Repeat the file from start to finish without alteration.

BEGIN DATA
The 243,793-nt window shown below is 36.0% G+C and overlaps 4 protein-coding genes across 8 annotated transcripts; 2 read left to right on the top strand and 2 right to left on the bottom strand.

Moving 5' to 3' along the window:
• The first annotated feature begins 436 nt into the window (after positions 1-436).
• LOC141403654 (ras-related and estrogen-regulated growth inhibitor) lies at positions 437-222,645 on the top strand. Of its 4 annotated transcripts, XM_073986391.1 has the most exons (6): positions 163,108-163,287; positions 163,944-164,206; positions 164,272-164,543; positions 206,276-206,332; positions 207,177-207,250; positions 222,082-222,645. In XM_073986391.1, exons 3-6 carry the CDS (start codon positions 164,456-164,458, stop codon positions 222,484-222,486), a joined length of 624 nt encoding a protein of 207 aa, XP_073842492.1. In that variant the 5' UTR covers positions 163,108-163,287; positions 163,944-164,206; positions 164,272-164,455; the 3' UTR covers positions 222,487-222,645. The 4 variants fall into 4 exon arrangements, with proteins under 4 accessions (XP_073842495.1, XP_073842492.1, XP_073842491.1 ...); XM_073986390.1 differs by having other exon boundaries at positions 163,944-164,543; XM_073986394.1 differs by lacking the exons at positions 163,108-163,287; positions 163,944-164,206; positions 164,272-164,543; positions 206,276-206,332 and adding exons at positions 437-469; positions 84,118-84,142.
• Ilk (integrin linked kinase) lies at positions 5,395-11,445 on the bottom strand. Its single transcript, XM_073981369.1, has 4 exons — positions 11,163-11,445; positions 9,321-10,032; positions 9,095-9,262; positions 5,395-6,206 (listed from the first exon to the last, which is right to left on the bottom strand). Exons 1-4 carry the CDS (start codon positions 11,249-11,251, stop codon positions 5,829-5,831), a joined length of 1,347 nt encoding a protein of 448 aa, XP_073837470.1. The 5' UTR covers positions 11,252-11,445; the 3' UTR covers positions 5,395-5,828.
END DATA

The 243,793-nt window shown below is 36.0% G+C and overlaps 4 protein-coding genes across 8 annotated transcripts; 2 read left to right on the top strand and 2 right to left on the bottom strand.

Moving 5' to 3' along the window:
• The first annotated feature begins 436 nt into the window (after positions 1-436).
• LOC141403654 (ras-related and estrogen-regulated growth inhibitor) lies at positions 437-222,645 on the top strand. Of its 4 annotated transcripts, XM_073986391.1 has the most exons (6): positions 163,108-163,287; positions 163,944-164,206; positions 164,272-164,543; positions 206,276-206,332; positions 207,177-207,250; positions 222,082-222,645. In XM_073986391.1, exons 3-6 carry the CDS (start codon positions 164,456-164,458, stop codon positions 222,484-222,486), a joined length of 624 nt encoding a protein of 207 aa, XP_073842492.1. In that variant the 5' UTR covers positions 163,108-163,287; positions 163,944-164,206; positions 164,272-164,455; the 3' UTR covers positions 222,487-222,645. The 4 variants fall into 4 exon arrangements, with proteins under 4 accessions (XP_073842495.1, XP_073842492.1, XP_073842491.1 ...); XM_073986390.1 differs by having other exon boundaries at positions 163,944-164,543; XM_073986394.1 differs by lacking the exons at positions 163,108-163,287; positions 163,944-164,206; positions 164,272-164,543; positions 206,276-206,332 and adding exons at positions 437-469; positions 84,118-84,142.
• Ilk (integrin linked kinase) lies at positions 5,395-11,445 on the bottom strand. Its single transcript, XM_073981369.1, has 4 exons — positions 11,163-11,445; positions 9,321-10,032; positions 9,095-9,262; positions 5,395-6,206 (listed from the first exon to the last, which is right to left on the bottom strand). Exons 1-4 carry the CDS (start codon positions 11,249-11,251, stop codon positions 5,829-5,831), a joined length of 1,347 nt encoding a protein of 448 aa, XP_073837470.1. The 5' UTR covers positions 11,252-11,445; the 3' UTR covers positions 5,395-5,828.